In or Out of Range

Do the phrases “between A and B” and “from A to B” mean the same thing.

If you take the meaning of between literally, it means “the stuff that separates two things.” Does this mean that the two things on the outside are not included?

This is how the difference may be viewed.


However, common usage treats them as the same. You see it all the time.

For example: “Children between the ages of 12 and 15 …”
The accepted meaning is that those who are 12 and those who are 15 are included.

To support this, I refer to a survey I took to describe my experiences at Rite Aid Pharmacy. On the question regarding  my frequency of visits, one choice was “between 2 and 4 times a month.” If the text were to be taken literally, it would mean “3 times a month,” but clearly it does not.

Between you and me, it makes no difference.


Forgot one.

Many television meteorologists use this convoluted version.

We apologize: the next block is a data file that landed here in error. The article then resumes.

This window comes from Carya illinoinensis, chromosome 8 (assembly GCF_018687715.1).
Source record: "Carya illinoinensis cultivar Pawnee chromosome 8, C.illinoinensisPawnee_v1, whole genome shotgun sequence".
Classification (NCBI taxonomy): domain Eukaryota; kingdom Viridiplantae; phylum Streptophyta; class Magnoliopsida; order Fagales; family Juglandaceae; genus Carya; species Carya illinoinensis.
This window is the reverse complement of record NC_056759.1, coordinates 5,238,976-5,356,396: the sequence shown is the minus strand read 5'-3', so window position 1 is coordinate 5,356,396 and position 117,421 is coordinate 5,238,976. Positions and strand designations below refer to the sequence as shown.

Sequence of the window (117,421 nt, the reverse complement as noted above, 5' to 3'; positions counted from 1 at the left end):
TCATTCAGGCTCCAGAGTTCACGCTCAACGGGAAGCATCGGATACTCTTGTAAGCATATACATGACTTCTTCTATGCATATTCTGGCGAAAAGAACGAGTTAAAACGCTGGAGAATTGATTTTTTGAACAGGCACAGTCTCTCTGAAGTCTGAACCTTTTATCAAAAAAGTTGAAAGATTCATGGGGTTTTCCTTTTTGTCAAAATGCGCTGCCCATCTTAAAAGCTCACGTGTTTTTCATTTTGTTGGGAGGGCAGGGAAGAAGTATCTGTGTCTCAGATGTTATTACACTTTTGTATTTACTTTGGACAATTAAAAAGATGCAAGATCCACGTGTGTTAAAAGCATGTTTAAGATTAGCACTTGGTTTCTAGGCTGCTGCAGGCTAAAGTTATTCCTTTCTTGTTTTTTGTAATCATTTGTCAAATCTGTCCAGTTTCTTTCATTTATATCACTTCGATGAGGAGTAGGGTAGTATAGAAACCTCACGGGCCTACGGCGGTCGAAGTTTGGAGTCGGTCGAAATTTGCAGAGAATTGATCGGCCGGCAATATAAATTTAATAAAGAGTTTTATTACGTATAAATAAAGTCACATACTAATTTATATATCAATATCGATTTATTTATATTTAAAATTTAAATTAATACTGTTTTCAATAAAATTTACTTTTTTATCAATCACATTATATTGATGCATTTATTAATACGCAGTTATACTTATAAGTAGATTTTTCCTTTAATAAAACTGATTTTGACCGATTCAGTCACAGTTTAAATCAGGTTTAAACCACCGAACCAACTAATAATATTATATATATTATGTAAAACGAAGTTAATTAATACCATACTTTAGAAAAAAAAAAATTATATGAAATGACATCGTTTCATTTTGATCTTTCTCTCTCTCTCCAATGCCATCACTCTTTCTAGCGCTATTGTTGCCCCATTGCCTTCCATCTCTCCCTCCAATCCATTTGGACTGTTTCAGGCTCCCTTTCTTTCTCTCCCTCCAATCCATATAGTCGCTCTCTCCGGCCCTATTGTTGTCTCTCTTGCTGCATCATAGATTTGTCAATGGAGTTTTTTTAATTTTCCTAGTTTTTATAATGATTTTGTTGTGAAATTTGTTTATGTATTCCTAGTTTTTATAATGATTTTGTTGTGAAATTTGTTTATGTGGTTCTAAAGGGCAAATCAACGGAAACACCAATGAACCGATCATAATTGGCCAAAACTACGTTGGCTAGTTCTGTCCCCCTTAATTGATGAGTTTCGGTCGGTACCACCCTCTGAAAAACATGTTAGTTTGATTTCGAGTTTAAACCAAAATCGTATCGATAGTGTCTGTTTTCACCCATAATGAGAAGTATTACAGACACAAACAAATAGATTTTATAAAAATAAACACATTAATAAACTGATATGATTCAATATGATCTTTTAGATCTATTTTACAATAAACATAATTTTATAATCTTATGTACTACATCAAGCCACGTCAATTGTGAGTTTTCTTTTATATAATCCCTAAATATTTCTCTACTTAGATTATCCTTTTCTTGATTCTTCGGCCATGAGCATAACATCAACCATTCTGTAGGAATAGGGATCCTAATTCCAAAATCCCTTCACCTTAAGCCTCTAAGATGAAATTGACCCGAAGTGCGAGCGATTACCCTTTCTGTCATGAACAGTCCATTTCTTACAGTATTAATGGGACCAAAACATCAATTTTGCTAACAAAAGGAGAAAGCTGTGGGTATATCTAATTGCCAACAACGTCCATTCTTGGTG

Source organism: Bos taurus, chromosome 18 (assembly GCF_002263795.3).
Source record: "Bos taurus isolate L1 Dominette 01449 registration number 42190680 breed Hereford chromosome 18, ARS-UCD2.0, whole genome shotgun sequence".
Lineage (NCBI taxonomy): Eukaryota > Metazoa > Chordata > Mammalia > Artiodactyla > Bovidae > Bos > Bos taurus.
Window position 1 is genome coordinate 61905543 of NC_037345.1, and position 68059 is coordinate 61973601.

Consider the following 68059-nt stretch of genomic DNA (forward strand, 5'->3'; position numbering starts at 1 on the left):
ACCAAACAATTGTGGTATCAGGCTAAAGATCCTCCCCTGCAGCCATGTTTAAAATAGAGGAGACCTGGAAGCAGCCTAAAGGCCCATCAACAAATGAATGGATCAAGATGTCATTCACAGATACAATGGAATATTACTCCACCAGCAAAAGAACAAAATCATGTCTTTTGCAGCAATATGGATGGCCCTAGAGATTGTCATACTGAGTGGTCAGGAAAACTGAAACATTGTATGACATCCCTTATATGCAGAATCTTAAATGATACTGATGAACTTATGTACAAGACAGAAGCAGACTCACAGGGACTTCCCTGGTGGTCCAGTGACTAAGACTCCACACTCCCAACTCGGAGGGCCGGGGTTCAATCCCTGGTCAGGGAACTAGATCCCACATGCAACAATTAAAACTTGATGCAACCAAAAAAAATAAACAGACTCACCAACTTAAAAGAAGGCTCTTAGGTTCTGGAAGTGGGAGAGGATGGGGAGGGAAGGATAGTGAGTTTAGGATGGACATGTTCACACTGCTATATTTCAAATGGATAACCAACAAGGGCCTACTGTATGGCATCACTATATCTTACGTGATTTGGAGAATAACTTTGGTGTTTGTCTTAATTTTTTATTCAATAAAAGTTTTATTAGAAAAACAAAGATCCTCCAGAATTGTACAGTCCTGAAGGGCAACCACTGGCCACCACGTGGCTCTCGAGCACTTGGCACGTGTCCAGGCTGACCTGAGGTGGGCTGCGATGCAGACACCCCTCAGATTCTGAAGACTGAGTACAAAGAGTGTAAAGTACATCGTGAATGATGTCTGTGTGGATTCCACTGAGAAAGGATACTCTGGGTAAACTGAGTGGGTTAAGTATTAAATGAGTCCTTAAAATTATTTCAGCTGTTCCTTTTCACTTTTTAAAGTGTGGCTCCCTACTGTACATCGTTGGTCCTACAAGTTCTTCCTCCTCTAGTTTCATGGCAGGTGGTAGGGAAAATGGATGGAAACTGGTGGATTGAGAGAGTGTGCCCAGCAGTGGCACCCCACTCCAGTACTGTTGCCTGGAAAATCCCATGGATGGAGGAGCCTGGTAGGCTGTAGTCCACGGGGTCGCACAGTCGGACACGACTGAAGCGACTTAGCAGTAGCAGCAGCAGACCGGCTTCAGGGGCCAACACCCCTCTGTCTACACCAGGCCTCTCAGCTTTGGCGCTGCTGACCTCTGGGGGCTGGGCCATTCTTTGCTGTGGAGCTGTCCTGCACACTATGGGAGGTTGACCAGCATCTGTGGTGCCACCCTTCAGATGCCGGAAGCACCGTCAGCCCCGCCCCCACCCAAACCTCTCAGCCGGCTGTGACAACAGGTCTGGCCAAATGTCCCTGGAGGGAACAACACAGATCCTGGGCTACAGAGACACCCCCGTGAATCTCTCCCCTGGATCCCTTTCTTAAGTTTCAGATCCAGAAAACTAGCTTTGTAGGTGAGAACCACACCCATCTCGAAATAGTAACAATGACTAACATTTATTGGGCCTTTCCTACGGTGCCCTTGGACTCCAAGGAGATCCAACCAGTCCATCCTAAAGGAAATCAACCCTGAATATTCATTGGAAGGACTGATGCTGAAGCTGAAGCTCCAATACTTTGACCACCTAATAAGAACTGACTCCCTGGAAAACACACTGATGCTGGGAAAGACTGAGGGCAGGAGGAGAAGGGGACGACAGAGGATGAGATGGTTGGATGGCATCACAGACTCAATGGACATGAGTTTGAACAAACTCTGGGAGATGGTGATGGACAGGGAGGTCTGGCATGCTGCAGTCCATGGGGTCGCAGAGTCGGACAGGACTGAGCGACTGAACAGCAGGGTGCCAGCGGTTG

Snow accumulations of between 3 TO 6 inches are expected.


About stanleygraphics

I am a veteran graphic designer who started at the time when cut and paste meant an X-acto knife and rubber cement. I use my experience to educate others. I have an intolerance for ignorance and stupidity.
This entry was posted in language and tagged , , , . Bookmark the permalink.

Leave a Reply

Fill in your details below or click an icon to log in: Logo

You are commenting using your account. Log Out /  Change )

Google+ photo

You are commenting using your Google+ account. Log Out /  Change )

Twitter picture

You are commenting using your Twitter account. Log Out /  Change )

Facebook photo

You are commenting using your Facebook account. Log Out /  Change )


Connecting to %s